That Karam could elicit such intricacy and depth from this potentially implosive setup will not surprise those who caught his breakthrough work, Speech & Debate, when Roundabout used it to inaugurate its Roundabout Underground program aimed at younger theatregoers in 2007. That play explored issues of sexuality, morality, and abuse as they reverberated within a close-knit community and then through the country as a whole. Now that Karam has moved to the bigger time (and to an upstairs theater) he expands his perspective by reversing its polarity and demonstrating how the ills of the world can be reflected in and felt by one person.
That's Joseph (the superb Santino Fontana). This former Olympic-contender runner has recently developed a burning sensation in his knees and a heaviness in other parts of his body he's sure are symptoms of multiple sclerosis. His father recently collided with a deer decoy while driving, causing a horrific accident that has landed him in (at least) the hospital. This forces dad's older brother, Bill (Yusef Bulos), to come live with Joseph and his younger brother, Charles (Chris Perfetti), in the family home, and adds the strain of round-the-clock care to Joseph's already spine-snapping burden.
Oh yes, and Joseph must also function as the support system for Gloria (Joanna Gleason), the independent literary packager and widow who employs Joseph and provides him with his much-needed health insurance. She means well, of course, but she's interested in assembling a book about Joseph's family and his blood relation to Khalil Gibran, a door the immensely private Joseph would prefer remain closed. As for his intimate life, he's gay and single, and his only likely romantic prospect is the television reporter (Charles Socarides) who's tracked him down to report on his father's accident, yet somehow already knows more than he should about Joseph.
Karam weaves this tale through a loose reinterpretation of Gibran's best-known book, The Prophet, that focuses on Joseph's evolution over the most pivotal seven-month span of his life, with each approaching the task from a different angle ("On Pain," "On Friendship," and "On Reason & Passion" are among their titles). But because Karam investigates every facet of every detail, this treatment never seems cheap or reductive. Joseph's well-integrated terror at events in the Middle East, particularly the homeland he's never even visited, courses beneath all his other troubles and provides the too-believable answer to the question we're all prone to ask in such situations: "How could things possibly get worse?"
Karam's sensitivity and sparkling showmanship ensure they don't, and director Peter DuBois renders both qualities with a quiet confidence that gives the production the heady feel of a waking dream instead of an oppressive aura of tragedy. Anna Louizos's free-flowing set, which builds and deconstructs itself as unpredictably as if it too were part of Joseph's disordered thoughts, Japhy Weideman's wistful (if occasionally too-dark) lighting, and M.L. Dogg's sound design all make vital contributions to the anxious but restful existence Karam's play chronicles.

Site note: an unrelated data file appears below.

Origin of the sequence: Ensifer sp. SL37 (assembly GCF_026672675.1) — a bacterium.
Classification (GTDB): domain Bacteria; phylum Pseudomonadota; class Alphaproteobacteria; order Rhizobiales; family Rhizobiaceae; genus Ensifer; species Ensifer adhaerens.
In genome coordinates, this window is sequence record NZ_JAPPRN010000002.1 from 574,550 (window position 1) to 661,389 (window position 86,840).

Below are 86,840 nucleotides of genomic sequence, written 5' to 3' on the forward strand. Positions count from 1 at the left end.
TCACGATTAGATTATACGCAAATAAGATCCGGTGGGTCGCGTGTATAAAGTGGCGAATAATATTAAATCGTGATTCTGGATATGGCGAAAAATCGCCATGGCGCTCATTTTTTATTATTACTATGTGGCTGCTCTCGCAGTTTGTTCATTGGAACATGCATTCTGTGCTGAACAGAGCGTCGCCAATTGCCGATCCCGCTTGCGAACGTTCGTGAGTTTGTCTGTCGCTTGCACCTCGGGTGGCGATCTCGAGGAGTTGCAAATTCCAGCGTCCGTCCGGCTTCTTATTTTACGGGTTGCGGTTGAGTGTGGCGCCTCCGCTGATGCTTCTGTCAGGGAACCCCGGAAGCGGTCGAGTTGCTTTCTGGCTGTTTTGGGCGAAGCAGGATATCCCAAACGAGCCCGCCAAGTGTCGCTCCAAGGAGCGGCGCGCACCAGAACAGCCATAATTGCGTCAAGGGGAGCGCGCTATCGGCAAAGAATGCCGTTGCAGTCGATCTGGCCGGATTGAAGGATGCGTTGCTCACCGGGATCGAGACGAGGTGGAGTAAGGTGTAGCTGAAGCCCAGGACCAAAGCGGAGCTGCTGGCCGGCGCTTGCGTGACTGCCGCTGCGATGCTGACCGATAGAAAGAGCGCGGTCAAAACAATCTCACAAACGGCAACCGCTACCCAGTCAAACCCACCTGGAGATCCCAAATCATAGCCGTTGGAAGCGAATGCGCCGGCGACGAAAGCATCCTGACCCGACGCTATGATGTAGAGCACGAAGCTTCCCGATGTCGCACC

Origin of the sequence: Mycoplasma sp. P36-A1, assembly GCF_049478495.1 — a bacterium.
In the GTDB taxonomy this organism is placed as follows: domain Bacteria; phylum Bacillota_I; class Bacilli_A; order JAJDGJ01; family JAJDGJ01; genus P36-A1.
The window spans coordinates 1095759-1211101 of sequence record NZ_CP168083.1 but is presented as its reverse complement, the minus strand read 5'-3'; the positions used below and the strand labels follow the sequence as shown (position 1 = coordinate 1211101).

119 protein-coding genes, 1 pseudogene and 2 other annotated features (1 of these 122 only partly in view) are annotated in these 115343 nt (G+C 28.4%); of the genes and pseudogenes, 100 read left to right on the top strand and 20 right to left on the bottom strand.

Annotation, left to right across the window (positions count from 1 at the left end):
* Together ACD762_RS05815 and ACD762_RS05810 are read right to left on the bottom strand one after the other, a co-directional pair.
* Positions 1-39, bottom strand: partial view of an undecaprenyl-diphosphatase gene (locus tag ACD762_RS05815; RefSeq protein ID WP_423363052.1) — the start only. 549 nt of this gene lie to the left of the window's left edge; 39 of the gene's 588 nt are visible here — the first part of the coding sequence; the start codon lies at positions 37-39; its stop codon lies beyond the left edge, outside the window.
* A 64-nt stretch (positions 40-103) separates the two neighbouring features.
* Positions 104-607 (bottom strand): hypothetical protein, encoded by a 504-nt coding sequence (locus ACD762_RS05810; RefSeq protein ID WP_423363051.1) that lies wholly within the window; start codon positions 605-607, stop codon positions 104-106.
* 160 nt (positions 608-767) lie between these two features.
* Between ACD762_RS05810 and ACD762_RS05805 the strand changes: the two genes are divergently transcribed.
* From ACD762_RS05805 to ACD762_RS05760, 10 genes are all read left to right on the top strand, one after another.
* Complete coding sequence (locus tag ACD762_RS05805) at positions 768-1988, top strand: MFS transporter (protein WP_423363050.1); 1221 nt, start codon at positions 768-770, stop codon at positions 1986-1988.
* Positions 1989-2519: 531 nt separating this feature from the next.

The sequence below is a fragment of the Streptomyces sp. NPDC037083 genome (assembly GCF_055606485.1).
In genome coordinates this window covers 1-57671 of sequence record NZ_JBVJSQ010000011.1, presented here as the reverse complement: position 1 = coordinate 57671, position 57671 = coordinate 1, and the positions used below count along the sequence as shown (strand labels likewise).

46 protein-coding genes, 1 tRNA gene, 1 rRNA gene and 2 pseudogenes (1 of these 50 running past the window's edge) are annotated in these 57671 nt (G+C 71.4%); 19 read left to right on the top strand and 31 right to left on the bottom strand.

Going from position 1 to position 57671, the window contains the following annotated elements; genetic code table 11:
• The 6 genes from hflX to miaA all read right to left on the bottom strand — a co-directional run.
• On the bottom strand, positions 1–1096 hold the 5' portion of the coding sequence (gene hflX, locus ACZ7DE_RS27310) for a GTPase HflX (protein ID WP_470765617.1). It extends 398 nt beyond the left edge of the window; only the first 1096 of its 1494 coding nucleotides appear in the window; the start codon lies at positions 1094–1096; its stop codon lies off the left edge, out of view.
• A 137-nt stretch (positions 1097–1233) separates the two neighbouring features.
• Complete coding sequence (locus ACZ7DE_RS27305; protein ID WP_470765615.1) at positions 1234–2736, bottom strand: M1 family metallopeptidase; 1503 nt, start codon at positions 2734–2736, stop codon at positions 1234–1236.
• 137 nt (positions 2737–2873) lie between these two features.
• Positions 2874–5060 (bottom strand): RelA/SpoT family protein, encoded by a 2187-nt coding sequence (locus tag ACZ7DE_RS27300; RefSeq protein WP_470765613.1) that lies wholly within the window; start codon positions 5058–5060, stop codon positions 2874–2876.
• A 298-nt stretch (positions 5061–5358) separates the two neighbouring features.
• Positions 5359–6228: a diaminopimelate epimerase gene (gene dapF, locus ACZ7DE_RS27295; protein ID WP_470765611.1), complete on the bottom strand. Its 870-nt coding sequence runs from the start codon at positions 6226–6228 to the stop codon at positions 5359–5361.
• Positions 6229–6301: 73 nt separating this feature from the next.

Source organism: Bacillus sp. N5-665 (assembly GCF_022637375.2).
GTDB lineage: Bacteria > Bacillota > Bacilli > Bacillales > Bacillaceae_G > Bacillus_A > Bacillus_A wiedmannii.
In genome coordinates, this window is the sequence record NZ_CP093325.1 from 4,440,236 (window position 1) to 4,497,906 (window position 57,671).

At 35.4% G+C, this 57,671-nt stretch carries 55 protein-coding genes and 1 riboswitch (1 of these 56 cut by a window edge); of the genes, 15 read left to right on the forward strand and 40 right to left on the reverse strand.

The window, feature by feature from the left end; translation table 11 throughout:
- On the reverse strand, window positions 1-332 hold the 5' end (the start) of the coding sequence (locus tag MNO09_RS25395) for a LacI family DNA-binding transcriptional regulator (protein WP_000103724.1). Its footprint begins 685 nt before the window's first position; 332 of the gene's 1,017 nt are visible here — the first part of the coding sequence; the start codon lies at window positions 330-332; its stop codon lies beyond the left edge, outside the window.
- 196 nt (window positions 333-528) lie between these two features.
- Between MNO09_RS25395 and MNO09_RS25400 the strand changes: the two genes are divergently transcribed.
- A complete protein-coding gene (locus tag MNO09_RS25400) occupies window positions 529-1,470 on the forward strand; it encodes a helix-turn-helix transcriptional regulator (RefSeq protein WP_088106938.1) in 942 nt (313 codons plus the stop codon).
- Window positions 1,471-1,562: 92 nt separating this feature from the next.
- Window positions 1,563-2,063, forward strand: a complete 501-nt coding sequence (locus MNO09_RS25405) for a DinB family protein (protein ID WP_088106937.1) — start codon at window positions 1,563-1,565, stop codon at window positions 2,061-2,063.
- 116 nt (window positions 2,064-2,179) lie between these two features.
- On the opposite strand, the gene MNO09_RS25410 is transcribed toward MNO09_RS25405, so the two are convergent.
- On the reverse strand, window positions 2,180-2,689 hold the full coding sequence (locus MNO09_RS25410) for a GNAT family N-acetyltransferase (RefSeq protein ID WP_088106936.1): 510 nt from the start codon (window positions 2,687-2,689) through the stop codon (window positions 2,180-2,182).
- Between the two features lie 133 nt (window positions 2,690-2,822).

So do the actors, with Gleason marvelously restrained as the clingy, hypochondriac Gloria; Perfetti wryly endearing as the sharp yet oddly innocent Charles; Bulos finding all of Bill's compassion and frustration within the character's slow-motion disintegration; and Socarides displaying a nice blend of thoughtfulness and opportunism as Joseph's potential two-way savior. Dee Nelson and Lizbeth Mackay are fine in a variety of wellness-ensemble roles, as is Jonathan Louis Dent in the somewhat extraneous role of the delinquent who removes Joseph's dad from the picture.
But no one accomplishes more than Fontana. This exceptionally gifted actor, last seen in Roundabout's delightful revival of The Importance of Being Earnest, blossoms into a full-out star with his portrayal here. Practically every moment he's onstage you see Joseph struggling to balance his optimism and despair, and trying to maintain his tender tendencies in a life that's becoming increasingly ugly. Fontana simultaneously depicts absolute strength and consummate weakness, implanting in you exactly the unsettling impression that haunts Joseph's every waking moment: that his life has fallen entirely outside his own control.
Or has it? As Joseph slowly grasps what his illness is — and isn't — he's able to take steps to combat its more deleterious effects. This is Joseph's final race, not against time but against himself, and it's documented in two spectacular scenes late in the second act. First he vents all his rage on the people who've inspired it, then turns around to exclude the outer world entirely so he may begin to rebuild himself from the inside out. As he does so, through only a series of silent motions intended to restore his strength and flexibility, Fontana's face relaxes into a look of beatific satisfaction suggesting he's perceiving something beyond mortal understanding.
Whether Joseph solves his problems will not be revealed here. In a way, it doesn't matter. What does is that Karam, DuBois, and Fontana have crafted this elegant and engrossing theatrical embodiment of Gibran's foundational philosophy, "all is well." While you're watching Sons of the Prophet, it most assuredly is.
Sons of the Prophet